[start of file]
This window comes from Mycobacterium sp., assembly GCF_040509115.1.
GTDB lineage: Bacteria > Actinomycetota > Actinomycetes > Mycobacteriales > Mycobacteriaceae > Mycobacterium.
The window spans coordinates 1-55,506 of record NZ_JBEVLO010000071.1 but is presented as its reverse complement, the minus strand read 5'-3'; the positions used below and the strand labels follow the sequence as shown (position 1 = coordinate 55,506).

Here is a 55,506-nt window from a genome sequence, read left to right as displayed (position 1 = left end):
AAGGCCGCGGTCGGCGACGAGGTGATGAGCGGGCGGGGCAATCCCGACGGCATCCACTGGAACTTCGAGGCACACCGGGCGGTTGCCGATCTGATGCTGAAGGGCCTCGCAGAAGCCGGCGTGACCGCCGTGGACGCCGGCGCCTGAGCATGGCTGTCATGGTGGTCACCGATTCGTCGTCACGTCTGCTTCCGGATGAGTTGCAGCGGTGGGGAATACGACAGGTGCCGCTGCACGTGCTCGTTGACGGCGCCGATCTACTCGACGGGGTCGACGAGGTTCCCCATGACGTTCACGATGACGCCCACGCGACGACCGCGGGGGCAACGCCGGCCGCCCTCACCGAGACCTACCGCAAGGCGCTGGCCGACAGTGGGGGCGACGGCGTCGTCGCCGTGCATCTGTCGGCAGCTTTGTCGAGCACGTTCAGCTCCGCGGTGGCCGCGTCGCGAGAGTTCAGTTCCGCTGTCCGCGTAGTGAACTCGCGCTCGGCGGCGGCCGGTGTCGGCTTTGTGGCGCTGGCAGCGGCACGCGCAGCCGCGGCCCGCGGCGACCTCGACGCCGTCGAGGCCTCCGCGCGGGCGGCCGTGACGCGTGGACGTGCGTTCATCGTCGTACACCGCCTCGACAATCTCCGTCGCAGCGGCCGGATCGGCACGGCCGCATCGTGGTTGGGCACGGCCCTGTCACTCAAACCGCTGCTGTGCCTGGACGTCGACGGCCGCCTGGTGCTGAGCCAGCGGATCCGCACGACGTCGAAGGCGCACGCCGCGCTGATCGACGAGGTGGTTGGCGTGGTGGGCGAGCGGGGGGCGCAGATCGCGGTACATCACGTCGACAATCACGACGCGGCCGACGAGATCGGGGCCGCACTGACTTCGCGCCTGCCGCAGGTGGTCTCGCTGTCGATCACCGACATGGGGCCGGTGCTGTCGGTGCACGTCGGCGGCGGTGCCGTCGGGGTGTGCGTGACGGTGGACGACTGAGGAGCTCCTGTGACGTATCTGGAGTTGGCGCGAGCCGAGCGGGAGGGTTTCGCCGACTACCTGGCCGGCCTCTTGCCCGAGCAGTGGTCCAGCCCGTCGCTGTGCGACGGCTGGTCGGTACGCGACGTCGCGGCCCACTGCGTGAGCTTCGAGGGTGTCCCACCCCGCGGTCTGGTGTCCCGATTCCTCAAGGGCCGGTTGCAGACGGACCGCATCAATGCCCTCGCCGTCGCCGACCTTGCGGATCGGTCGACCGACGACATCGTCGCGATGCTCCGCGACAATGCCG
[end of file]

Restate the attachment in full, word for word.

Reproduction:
This window comes from Mycobacterium sp., assembly GCF_040509115.1.
GTDB lineage: Bacteria > Actinomycetota > Actinomycetes > Mycobacteriales > Mycobacteriaceae > Mycobacterium.
The window spans coordinates 1-55,506 of record NZ_JBEVLO010000071.1 but is presented as its reverse complement, the minus strand read 5'-3'; the positions used below and the strand labels follow the sequence as shown (position 1 = coordinate 55,506).

Here is a 55,506-nt window from a genome sequence, read left to right as displayed (position 1 = left end):
AAGGCCGCGGTCGGCGACGAGGTGATGAGCGGGCGGGGCAATCCCGACGGCATCCACTGGAACTTCGAGGCACACCGGGCGGTTGCCGATCTGATGCTGAAGGGCCTCGCAGAAGCCGGCGTGACCGCCGTGGACGCCGGCGCCTGAGCATGGCTGTCATGGTGGTCACCGATTCGTCGTCACGTCTGCTTCCGGATGAGTTGCAGCGGTGGGGAATACGACAGGTGCCGCTGCACGTGCTCGTTGACGGCGCCGATCTACTCGACGGGGTCGACGAGGTTCCCCATGACGTTCACGATGACGCCCACGCGACGACCGCGGGGGCAACGCCGGCCGCCCTCACCGAGACCTACCGCAAGGCGCTGGCCGACAGTGGGGGCGACGGCGTCGTCGCCGTGCATCTGTCGGCAGCTTTGTCGAGCACGTTCAGCTCCGCGGTGGCCGCGTCGCGAGAGTTCAGTTCCGCTGTCCGCGTAGTGAACTCGCGCTCGGCGGCGGCCGGTGTCGGCTTTGTGGCGCTGGCAGCGGCACGCGCAGCCGCGGCCCGCGGCGACCTCGACGCCGTCGAGGCCTCCGCGCGGGCGGCCGTGACGCGTGGACGTGCGTTCATCGTCGTACACCGCCTCGACAATCTCCGTCGCAGCGGCCGGATCGGCACGGCCGCATCGTGGTTGGGCACGGCCCTGTCACTCAAACCGCTGCTGTGCCTGGACGTCGACGGCCGCCTGGTGCTGAGCCAGCGGATCCGCACGACGTCGAAGGCGCACGCCGCGCTGATCGACGAGGTGGTTGGCGTGGTGGGCGAGCGGGGGGCGCAGATCGCGGTACATCACGTCGACAATCACGACGCGGCCGACGAGATCGGGGCCGCACTGACTTCGCGCCTGCCGCAGGTGGTCTCGCTGTCGATCACCGACATGGGGCCGGTGCTGTCGGTGCACGTCGGCGGCGGTGCCGTCGGGGTGTGCGTGACGGTGGACGACTGAGGAGCTCCTGTGACGTATCTGGAGTTGGCGCGAGCCGAGCGGGAGGGTTTCGCCGACTACCTGGCCGGCCTCTTGCCCGAGCAGTGGTCCAGCCCGTCGCTGTGCGACGGCTGGTCGGTACGCGACGTCGCGGCCCACTGCGTGAGCTTCGAGGGTGTCCCACCCCGCGGTCTGGTGTCCCGATTCCTCAAGGGCCGGTTGCAGACGGACCGCATCAATGCCCTCGCCGTCGCCGACCTTGCGGATCGGTCGACCGACGACATCGTCGCGATGCTCCGCGACAATGCCG